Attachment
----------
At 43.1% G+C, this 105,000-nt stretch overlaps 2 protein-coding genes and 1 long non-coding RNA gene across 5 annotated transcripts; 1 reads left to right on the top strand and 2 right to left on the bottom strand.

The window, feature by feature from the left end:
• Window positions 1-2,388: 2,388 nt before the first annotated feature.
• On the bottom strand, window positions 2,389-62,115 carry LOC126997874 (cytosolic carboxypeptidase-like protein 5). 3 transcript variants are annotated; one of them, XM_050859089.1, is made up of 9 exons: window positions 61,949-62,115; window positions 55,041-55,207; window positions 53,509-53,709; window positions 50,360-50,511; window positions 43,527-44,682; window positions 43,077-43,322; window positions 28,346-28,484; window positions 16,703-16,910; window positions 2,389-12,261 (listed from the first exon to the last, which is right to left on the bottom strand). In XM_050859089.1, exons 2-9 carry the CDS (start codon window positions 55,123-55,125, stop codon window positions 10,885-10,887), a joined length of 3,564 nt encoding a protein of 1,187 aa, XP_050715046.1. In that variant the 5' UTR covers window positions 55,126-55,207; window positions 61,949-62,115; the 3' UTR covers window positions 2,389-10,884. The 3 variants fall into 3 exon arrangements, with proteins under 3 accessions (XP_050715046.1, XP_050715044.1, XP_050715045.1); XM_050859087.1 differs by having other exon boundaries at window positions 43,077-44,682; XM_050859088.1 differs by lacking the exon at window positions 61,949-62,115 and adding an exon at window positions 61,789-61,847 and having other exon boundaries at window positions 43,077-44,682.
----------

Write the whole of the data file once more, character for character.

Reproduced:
At 43.1% G+C, this 105,000-nt stretch overlaps 2 protein-coding genes and 1 long non-coding RNA gene across 5 annotated transcripts; 1 reads left to right on the top strand and 2 right to left on the bottom strand.

The window, feature by feature from the left end:
• Window positions 1-2,388: 2,388 nt before the first annotated feature.
• On the bottom strand, window positions 2,389-62,115 carry LOC126997874 (cytosolic carboxypeptidase-like protein 5). 3 transcript variants are annotated; one of them, XM_050859089.1, is made up of 9 exons: window positions 61,949-62,115; window positions 55,041-55,207; window positions 53,509-53,709; window positions 50,360-50,511; window positions 43,527-44,682; window positions 43,077-43,322; window positions 28,346-28,484; window positions 16,703-16,910; window positions 2,389-12,261 (listed from the first exon to the last, which is right to left on the bottom strand). In XM_050859089.1, exons 2-9 carry the CDS (start codon window positions 55,123-55,125, stop codon window positions 10,885-10,887), a joined length of 3,564 nt encoding a protein of 1,187 aa, XP_050715046.1. In that variant the 5' UTR covers window positions 55,126-55,207; window positions 61,949-62,115; the 3' UTR covers window positions 2,389-10,884. The 3 variants fall into 3 exon arrangements, with proteins under 3 accessions (XP_050715046.1, XP_050715044.1, XP_050715045.1); XM_050859087.1 differs by having other exon boundaries at window positions 43,077-44,682; XM_050859088.1 differs by lacking the exon at window positions 61,949-62,115 and adding an exon at window positions 61,789-61,847 and having other exon boundaries at window positions 43,077-44,682.